Mapping human disease

I’ve been on a space kick lately, ever since I got a tele­scope for my birthday and looked up close at the moon for the first time in my life.

So the image on the left calls to my mind neb­ulae and dis­tant galaxies…a sort of map of the uni­verse, that infi­nitely large entity.

But in fact it’s a map of the micro­scop­i­cally small human cell. Doesn’t look a lot like the cell “maps” we’re used to though, does it? Instead of showing the loca­tion of the nucleus or the mito­chon­dria, this map shows the genes that make up such bodies and the con­nec­tions between them.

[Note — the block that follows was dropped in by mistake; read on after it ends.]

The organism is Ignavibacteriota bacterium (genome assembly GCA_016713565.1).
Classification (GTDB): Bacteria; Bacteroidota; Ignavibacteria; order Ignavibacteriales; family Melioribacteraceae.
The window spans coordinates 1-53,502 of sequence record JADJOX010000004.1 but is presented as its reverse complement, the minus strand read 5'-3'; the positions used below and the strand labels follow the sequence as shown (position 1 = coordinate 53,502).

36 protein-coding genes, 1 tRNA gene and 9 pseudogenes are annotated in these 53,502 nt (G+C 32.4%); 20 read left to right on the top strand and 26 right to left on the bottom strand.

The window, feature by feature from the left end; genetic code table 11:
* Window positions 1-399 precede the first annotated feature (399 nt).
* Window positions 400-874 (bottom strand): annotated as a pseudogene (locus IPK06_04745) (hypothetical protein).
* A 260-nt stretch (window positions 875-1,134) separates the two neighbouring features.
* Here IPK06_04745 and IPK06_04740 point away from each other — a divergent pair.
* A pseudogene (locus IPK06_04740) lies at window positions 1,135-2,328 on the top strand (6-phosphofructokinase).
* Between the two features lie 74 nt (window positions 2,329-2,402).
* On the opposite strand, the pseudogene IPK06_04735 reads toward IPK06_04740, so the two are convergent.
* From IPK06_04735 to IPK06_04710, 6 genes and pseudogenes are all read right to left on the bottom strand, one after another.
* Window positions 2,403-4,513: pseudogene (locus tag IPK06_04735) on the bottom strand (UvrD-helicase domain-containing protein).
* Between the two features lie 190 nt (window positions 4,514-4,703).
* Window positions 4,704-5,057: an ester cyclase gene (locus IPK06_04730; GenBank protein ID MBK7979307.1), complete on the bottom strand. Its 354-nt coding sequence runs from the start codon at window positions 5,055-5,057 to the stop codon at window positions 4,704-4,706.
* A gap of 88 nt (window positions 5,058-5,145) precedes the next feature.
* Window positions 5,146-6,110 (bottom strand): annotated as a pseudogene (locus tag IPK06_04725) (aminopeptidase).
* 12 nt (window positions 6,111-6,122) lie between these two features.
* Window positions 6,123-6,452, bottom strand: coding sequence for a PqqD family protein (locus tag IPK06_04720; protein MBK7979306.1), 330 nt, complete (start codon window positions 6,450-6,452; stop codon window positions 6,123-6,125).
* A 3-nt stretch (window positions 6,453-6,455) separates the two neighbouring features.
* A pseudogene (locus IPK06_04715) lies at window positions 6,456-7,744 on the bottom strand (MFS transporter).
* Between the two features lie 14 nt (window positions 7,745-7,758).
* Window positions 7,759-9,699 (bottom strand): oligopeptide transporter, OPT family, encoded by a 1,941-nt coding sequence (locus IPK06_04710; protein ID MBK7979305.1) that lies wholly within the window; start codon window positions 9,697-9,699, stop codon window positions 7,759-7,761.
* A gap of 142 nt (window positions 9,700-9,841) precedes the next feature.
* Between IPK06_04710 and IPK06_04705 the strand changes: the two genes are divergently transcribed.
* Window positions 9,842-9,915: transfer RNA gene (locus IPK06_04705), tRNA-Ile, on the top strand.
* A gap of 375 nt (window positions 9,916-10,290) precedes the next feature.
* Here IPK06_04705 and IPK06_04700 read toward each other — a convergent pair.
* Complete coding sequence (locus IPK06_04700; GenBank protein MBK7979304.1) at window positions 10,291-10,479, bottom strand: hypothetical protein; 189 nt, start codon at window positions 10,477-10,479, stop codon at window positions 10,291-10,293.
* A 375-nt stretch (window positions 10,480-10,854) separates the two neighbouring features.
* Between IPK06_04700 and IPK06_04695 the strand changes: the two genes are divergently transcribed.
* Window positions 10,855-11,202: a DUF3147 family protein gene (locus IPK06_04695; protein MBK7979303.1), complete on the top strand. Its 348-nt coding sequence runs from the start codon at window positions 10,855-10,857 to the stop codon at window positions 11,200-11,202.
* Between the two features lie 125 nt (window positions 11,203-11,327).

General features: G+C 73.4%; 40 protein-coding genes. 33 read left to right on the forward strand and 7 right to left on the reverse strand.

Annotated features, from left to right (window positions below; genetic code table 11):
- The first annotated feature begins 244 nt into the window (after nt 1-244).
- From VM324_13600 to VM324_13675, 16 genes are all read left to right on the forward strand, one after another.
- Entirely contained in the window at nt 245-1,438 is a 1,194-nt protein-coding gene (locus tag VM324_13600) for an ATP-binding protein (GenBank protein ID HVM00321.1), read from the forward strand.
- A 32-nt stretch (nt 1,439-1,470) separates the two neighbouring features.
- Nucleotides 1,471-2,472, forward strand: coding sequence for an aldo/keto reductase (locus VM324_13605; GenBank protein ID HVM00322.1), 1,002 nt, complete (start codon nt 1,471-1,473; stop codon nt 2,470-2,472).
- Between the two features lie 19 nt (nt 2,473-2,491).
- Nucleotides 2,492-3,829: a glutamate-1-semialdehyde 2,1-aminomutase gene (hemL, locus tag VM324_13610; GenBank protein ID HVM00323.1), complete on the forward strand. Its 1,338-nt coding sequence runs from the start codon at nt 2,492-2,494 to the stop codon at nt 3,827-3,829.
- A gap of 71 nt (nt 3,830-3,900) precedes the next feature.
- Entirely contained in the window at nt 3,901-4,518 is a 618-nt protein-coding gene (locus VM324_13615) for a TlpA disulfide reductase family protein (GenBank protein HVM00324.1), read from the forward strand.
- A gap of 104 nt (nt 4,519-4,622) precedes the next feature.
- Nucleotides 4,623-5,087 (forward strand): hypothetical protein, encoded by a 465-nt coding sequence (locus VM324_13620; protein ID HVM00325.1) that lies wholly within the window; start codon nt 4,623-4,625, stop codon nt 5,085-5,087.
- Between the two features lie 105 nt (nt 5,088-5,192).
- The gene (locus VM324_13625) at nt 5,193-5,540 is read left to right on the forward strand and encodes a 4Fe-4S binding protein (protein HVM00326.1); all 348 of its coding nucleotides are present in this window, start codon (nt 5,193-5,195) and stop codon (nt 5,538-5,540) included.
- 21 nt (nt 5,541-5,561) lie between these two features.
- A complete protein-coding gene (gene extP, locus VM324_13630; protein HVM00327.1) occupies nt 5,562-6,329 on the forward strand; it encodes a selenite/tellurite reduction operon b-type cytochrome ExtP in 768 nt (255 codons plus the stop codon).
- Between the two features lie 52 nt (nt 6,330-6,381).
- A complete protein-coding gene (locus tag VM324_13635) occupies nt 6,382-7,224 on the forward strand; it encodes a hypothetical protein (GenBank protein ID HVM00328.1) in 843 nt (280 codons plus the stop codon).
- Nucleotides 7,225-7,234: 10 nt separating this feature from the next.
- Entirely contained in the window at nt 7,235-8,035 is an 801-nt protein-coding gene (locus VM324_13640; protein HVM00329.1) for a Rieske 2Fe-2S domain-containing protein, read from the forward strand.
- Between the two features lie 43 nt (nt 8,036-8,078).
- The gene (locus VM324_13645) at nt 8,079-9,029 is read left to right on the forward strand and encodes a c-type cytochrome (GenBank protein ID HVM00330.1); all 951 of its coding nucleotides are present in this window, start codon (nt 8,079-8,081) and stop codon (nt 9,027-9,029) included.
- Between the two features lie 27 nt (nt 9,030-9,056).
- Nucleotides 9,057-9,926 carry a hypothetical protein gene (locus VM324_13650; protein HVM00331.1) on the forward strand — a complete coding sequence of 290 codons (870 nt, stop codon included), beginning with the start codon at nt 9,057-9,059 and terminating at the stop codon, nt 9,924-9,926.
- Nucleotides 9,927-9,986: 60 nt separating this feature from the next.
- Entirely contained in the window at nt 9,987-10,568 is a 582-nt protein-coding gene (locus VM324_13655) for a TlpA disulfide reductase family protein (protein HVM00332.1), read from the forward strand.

In a TEDmed talk ear­lier this year, physics pro­fessor Albert-​​László Barabási  used this and other visu­al­iza­tions devel­oped by research pro­fessor Mauro Mar­tino to explain how the net­work of human genes is like the net­work of streets in Man­hattan, and how map­ping that net­work may even­tu­ally allow us to iden­tify the clus­ters rel­e­vant to indi­vidual dis­eases the same way we can find a hub of art gal­leries or the­aters in the Big Apple.

Here is the video of Mauro’s visu­al­iza­tion and below it you’ll find Barabási’s talk.